By Ramesh Narasimhan
Special to The Nation
Thailand’s future mobility ecosystem is a topic that Nissan is hugely passionate about. Currently, the Kingdom’s goal is to put 1.2 million electric vehicles (EVs) on the road by 2036, and the government has expressed support for green transport to address rising emissions, traffic congestion and noise pollution. After more than two decades in this region, I have witnessed the impact urbanisation has had on the environment and health. And the question remains, what can we or should we do about it?
To address this, Nissan commissioned research firm Frost & Sullivan in March this year to develop a whitepaper to help examine the evolving role of mobility in future cities across Asia and Oceania. The report showed that Bangkok ranks comparatively well in areas such as the New Mobility Solutions Index and the Smart City Outlook Index (scoring 3.5 and 5 respectively in the region). However, transportation in Bangkok has yet to reach “Smart Mobility” standing under Frost & Sullivan’s definition. This is due to the congestion, which adds an extra 61 per cent of commuting time for travellers; and mounting pollution concerns.
A commitment to transform the way we live and drive
With such challenges, my new role as president is to find new opportunities and lead Nissan’s commitment to Thailand’s sustainable mobility evolution, using technology and innovations. Under Nissan’s Intelligent Mobility vision, we aim to transform the way people drive and live in Thailand, and we believe electric vehicles represent a solution to some of the challenges posed by rapid urbanisation.
One challenge gaining particular prominence, is noise pollution, which is a rising health issue, according to the World Health Organisation (WHO). Long-term exposure to high environmental noise levels such as traffic, above 53 decibels (dB), can result in adverse health effects, including raised blood pressure and even heart attacks.
Regrettably, Bangkok, along with other major cities in Asia Pacific, including Ho Chi Minh City, Jakarta, Hong Kong, Manila, Melbourne, Singapore and Seoul, produce an ear piercing 76dB on average – almost four times louder than the WHO’s recommended noise levels.
Fortunately, people in Thailand are taking note. According to research funded by the Thailand Research Fund in 2018, more than half of all public complaints lodged were noise or traffic related. The United Nations has forecast that Thai urbanisation will reach 60.4 per cent by 2025, while the overlap in traffic and noise will increasingly become a burden on society.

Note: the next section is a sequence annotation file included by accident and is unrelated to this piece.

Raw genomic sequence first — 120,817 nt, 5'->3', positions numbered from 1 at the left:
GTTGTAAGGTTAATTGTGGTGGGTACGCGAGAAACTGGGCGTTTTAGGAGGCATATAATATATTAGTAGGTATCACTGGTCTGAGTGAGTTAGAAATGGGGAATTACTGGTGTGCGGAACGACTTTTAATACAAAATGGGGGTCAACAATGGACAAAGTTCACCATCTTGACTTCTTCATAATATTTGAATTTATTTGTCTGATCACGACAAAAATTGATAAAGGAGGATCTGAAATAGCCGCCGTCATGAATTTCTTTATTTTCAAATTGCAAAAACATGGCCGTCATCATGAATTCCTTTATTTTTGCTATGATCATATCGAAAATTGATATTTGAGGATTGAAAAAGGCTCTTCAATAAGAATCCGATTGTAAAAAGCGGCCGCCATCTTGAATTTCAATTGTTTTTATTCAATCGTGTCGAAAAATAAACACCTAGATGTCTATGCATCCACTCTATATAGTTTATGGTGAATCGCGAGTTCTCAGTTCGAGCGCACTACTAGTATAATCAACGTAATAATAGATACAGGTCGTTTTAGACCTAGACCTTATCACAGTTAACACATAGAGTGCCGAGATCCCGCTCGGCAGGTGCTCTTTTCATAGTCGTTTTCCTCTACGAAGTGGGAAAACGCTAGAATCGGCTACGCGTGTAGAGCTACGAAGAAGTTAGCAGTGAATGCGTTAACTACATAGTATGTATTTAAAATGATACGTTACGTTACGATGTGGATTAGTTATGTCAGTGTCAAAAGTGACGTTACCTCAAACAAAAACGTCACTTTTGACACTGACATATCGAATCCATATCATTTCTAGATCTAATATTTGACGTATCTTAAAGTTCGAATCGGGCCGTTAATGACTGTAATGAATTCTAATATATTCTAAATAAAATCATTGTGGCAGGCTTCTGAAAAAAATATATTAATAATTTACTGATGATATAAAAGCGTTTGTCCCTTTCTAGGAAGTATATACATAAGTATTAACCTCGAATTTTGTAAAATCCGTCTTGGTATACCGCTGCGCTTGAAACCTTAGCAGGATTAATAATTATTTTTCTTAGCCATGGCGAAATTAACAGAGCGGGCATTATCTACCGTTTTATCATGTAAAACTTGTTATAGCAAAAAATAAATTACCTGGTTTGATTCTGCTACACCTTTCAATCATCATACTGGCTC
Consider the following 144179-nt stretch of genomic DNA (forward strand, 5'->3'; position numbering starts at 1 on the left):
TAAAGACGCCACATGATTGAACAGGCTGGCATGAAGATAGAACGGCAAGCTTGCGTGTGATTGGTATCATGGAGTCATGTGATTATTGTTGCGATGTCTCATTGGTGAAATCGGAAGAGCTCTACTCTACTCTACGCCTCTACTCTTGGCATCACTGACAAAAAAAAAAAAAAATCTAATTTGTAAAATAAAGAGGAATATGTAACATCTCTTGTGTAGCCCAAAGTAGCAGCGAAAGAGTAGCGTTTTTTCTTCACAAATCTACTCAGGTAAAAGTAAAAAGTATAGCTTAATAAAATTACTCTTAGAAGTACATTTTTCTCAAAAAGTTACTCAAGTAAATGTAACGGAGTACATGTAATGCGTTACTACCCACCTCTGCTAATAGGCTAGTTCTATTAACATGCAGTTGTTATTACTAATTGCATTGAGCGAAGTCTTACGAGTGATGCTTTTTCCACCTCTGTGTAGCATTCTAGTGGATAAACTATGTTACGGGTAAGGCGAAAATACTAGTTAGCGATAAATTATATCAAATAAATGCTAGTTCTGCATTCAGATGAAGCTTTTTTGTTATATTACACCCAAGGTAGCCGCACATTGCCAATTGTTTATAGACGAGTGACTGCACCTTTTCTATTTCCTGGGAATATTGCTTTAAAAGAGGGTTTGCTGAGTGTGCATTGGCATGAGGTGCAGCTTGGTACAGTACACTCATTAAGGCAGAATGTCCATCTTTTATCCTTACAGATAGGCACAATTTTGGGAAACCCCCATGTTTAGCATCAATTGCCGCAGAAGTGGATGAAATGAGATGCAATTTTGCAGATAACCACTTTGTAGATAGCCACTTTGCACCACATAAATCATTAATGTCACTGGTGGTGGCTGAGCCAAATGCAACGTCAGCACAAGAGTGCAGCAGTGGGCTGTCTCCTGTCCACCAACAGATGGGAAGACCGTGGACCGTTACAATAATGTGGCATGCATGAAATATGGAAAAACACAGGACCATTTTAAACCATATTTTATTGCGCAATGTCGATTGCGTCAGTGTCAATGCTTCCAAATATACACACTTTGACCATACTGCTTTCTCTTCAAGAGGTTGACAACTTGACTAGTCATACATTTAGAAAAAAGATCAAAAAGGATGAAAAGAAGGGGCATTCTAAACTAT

Hence, in a move to creatively educate Thai consumers on this growing health concern, Nissan has measured and compared the sound levels of a standard Bangkok street, to a street with the sounds of a 100 per cent electric vehicle, the Nissan LEAF, using a sound level meter.
The results showed noise levels on the standard street in city centre peaking at above 90dB, compared to the serene hum of a Nissan LEAF passing by at 21dB.
Partnerships are key to Thailand’s smart, electric and prosperous future
There is also a wave of interest in EVs, with one in three Southeast Asian consumers open to buying an electric car – according to Frost & Sullivan. And Nissan is the first mass automobile manufacturer to offer a fully EV vehicle in 2010 – the zero-emission Nissan LEAF. Nearly a decade later, the Nissan LEAF still stands as the best-selling EV globally today, with more than 410,000 vehicles sold worldwide.
Thailand has now joined this EV trend, with the recent launch of the Nissan LEAF and 32 dealerships nationwide selling the model and offering service and charging support – one of the many ways Nissan is helping drive the country’s electrification goal. This is crucial as Thai EV drivers are not just limited to major metropolitan cities – underscored by the fact that more than 20 per cent of Nissan LEAF deliveries to date have been outside of main urban centres.
Our ability to offer the Nissan LEAF so broadly is due in part to key partnerships with government organisations like the Metropolitan Electricity Authority, Provincial Electricity Authority and private companies like Delta Electronics, a global power supply producer, who are helping electric vehicle drivers access charging solutions at home, at work and on the road.
The strength of these partnerships has the ability to transform the role of vehicle ownership in the future, with the introduction of new technologies that will allow EVs to serve as mobile power suppliers to feed energy back to consumers, homes, businesses or even the grid.
In bolstering this EV ecosystem, I am proud to be working on the front lines of this new era of mobility, and the opportunities this represents for Thailand. If the current momentum in building the EV ecosystem via public-private partnerships continues, Thailand is set to become a leader in the region during this new chapter of mobility, demonstrating how this technology can improve the well-being of citizens against the challenges of urbanisation through a host of benefits, including reduced noise and air pollution.
For me, building the future we hope for ourselves today and for generations to come, motivates me to work every day to advance our future mobility, one that is indeed smart, electric and good for everyone.
Ramesh Narasimhan is the president of Nissan Motor Thailand.